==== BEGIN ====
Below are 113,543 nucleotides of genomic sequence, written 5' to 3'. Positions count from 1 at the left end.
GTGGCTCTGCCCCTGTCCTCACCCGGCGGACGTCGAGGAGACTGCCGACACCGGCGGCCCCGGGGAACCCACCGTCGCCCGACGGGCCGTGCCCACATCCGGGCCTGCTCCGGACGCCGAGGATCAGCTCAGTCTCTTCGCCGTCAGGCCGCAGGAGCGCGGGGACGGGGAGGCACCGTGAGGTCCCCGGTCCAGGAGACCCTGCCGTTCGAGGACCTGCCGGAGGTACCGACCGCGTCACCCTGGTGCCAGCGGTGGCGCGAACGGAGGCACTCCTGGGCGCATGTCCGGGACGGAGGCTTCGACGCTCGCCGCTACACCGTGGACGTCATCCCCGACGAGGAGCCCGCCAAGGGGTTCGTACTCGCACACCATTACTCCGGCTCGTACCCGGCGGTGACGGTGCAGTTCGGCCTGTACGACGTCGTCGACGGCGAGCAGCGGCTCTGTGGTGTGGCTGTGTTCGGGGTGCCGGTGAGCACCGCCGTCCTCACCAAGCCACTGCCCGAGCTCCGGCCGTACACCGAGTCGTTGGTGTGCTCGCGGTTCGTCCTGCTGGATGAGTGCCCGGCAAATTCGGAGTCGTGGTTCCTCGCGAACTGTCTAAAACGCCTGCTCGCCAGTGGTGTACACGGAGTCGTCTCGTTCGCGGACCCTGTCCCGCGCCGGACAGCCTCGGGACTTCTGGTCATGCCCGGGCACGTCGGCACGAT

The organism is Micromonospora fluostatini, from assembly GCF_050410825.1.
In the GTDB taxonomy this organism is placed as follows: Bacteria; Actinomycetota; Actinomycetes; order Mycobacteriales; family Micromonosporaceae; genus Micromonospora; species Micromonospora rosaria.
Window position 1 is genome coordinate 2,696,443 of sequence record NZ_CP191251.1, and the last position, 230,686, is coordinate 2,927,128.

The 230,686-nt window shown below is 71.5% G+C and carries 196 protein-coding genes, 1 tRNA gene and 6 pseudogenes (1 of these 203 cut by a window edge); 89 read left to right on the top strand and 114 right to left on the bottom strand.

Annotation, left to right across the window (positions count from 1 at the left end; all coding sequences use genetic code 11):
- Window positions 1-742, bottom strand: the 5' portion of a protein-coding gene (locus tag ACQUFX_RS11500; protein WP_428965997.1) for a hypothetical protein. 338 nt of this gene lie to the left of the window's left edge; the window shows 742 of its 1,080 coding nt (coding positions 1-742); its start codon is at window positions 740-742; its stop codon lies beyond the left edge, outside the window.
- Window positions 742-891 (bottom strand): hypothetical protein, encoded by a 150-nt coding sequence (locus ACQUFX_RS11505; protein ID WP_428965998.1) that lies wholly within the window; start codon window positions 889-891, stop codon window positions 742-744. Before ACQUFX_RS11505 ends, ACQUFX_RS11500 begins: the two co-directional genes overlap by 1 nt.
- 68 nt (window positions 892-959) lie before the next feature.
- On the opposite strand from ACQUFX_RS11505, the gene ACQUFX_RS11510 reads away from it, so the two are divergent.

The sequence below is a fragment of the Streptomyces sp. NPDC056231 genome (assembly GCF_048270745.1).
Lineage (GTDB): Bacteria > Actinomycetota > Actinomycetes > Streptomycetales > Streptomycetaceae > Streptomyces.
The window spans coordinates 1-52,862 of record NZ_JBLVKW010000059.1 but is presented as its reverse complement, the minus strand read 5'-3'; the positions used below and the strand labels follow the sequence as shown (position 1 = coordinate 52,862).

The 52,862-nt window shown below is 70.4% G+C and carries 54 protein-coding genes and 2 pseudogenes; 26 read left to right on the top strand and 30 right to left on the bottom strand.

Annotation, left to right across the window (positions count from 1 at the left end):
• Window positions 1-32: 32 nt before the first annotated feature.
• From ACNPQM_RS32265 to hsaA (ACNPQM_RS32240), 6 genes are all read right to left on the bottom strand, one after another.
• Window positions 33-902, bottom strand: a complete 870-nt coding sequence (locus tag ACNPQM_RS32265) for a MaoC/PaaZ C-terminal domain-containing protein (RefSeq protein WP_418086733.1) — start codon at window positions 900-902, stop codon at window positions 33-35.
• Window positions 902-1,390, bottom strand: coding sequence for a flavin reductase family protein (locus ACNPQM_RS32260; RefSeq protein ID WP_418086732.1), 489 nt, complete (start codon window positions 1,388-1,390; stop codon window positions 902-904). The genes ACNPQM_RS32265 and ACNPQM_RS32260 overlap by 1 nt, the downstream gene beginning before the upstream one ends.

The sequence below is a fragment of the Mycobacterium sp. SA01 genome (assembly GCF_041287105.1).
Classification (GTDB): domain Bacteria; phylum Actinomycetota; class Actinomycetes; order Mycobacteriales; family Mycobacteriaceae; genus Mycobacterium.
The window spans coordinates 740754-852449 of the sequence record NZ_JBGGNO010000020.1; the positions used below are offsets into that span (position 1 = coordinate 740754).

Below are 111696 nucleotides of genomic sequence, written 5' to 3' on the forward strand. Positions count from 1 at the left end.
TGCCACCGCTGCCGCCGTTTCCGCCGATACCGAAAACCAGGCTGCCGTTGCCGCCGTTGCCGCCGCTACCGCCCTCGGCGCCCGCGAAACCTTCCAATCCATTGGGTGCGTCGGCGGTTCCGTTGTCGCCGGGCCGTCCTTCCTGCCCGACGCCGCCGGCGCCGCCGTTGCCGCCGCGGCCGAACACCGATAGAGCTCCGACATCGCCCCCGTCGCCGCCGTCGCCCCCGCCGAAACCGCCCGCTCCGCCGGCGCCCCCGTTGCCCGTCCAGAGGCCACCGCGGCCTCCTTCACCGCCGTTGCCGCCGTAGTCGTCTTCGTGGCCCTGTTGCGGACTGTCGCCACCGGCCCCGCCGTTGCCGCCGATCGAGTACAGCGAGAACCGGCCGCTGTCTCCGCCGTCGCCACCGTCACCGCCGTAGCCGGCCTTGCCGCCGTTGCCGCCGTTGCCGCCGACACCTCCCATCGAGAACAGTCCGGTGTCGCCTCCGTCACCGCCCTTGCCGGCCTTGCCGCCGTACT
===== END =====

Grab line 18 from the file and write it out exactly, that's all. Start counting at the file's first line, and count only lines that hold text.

• From ACNPQM_RS32265 to hsaA (ACNPQM_RS32240), 6 genes are all read right to left on the bottom strand, one after another.